Closing the Gap

Despite the great strides made in disease prevention and treatment, public health challenges remain and significant racial and ethnic disparities persist. Henry Ford Health has pooled resources and expertise from a multidisciplinary team of outstanding individuals to address such disparities and includes this research domain in almost all projects.

The Henry Ford Health Health Disparities Research Collaborative sits in the Department of Public Health Sciences and is led by Dr. Christine Joseph.  HDRC provides a mechanism for the support and collaboration of investigators working to understand racial and ethnic health disparities by offering a platform for the support and collaboration of Henry Ford Health investigators working to understand racial and ethnic health disparities.  HDRC is committed to training the next generation of researchers who can make a significant impact on improving the health status of individuals in underserved and vulnerable populations.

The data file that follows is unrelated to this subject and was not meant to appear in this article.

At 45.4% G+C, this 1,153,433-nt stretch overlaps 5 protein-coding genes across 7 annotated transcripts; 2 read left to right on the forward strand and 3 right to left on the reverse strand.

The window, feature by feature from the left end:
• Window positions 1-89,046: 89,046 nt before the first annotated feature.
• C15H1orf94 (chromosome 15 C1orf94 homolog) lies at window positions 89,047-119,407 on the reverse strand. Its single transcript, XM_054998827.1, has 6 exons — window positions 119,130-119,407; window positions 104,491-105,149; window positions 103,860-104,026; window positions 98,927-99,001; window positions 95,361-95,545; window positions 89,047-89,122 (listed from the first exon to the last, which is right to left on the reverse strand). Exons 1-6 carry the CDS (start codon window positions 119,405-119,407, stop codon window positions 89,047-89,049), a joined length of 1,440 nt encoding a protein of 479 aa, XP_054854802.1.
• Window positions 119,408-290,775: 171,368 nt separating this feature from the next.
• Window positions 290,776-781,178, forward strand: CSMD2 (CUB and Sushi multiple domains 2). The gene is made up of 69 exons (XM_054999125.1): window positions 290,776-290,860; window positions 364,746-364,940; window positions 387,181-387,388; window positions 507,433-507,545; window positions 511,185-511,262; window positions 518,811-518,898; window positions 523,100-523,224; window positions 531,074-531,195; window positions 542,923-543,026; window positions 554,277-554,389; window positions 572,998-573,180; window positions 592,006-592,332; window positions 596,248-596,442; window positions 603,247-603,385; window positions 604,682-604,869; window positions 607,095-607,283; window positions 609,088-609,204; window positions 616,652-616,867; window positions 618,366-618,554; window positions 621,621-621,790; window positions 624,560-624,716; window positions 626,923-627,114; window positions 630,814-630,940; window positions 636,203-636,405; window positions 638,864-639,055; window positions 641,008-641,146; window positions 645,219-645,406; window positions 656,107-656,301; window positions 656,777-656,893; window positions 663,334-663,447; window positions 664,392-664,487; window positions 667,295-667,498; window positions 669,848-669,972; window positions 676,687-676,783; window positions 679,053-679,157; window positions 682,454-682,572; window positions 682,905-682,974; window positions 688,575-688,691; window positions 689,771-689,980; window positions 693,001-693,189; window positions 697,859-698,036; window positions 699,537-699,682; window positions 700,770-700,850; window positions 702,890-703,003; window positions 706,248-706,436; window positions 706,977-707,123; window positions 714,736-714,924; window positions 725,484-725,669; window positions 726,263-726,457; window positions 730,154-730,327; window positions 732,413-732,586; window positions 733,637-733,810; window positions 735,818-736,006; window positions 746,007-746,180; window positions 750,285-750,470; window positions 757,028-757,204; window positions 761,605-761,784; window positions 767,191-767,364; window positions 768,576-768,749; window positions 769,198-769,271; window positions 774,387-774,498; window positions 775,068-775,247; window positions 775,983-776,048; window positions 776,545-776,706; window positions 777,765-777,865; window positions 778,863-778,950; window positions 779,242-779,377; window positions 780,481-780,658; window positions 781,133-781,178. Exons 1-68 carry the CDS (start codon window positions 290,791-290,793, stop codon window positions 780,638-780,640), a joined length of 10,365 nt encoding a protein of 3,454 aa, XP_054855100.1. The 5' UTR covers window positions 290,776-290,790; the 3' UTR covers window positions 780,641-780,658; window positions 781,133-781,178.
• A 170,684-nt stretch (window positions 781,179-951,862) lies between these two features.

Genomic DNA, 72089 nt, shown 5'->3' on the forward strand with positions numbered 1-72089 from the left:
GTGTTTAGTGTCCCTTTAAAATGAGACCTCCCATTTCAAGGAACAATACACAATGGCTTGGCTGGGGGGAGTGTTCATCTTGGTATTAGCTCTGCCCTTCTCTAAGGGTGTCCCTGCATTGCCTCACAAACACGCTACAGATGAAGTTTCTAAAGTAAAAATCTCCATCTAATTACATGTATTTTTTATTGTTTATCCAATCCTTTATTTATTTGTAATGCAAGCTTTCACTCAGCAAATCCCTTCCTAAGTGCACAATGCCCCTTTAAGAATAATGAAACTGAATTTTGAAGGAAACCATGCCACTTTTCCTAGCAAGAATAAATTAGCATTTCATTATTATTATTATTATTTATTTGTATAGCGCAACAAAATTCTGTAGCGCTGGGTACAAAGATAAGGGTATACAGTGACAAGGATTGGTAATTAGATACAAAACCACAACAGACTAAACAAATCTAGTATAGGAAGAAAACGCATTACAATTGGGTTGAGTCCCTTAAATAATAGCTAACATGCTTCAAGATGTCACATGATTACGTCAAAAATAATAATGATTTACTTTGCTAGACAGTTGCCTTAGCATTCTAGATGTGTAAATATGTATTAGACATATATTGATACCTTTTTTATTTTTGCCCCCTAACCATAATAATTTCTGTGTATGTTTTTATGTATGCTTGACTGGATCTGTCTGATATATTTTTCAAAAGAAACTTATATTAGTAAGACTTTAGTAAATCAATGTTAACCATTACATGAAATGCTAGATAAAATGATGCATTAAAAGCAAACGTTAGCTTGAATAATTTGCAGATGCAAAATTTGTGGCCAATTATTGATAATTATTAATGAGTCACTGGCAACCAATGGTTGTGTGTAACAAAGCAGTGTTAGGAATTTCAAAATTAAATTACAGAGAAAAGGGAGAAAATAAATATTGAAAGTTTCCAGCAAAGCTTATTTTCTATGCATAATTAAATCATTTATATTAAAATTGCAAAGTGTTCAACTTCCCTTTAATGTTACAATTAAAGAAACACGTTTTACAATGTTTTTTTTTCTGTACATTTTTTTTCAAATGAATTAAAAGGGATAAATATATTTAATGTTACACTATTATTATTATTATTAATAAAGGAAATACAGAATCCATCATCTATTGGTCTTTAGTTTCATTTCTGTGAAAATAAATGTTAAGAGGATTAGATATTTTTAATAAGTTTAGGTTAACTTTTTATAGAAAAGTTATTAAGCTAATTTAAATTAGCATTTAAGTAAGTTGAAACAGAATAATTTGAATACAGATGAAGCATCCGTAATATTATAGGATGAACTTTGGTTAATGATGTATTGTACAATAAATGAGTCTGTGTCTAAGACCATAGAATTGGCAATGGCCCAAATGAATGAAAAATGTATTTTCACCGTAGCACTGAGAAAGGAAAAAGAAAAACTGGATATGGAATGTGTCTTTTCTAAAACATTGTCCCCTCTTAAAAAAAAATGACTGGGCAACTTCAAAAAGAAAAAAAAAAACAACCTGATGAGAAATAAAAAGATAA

Examples of such research projects include Dr. Andrea Cassidy-Bushrow’s Childhood Health Disparities: Exploration of Prenatal Exposures in Primary Teeth, which explores pre- and post-natal metal levels in naturally shed primary teeth together with birth weight and allergic disease measures. Information gained may lead to earlier identification and treatment of high-risk children. Additionally, Dr. Christine Joseph’s research on disease management technology-based interventions for high risk youth help to target African American adolescents aged 15-19 years because death rates in this group for asthma are higher for than for White adolescents and for younger children.  These intervention have now been implemented in non-traditional settings, the emergency department and primary care clinics.

Focus on the Rainbow, a project funded by PCORI, has the long-term goal of sustained engagement of sexual and gender minority youth, supportive family members, and the stakeholders who work with them in the design and implementation of comparative effectiveness research in Detroit, Michigan.  Sexual and gender minority (SGM) youth have specific needs that the healthcare community is only beginning to understand. Research has shown correlations between SGM status and depression, suicide attempts, bullying, illicit drug use, and increased rates of HIV, yet we have little understanding of how to best deliver patient-centered healthcare services to this vulnerable population.

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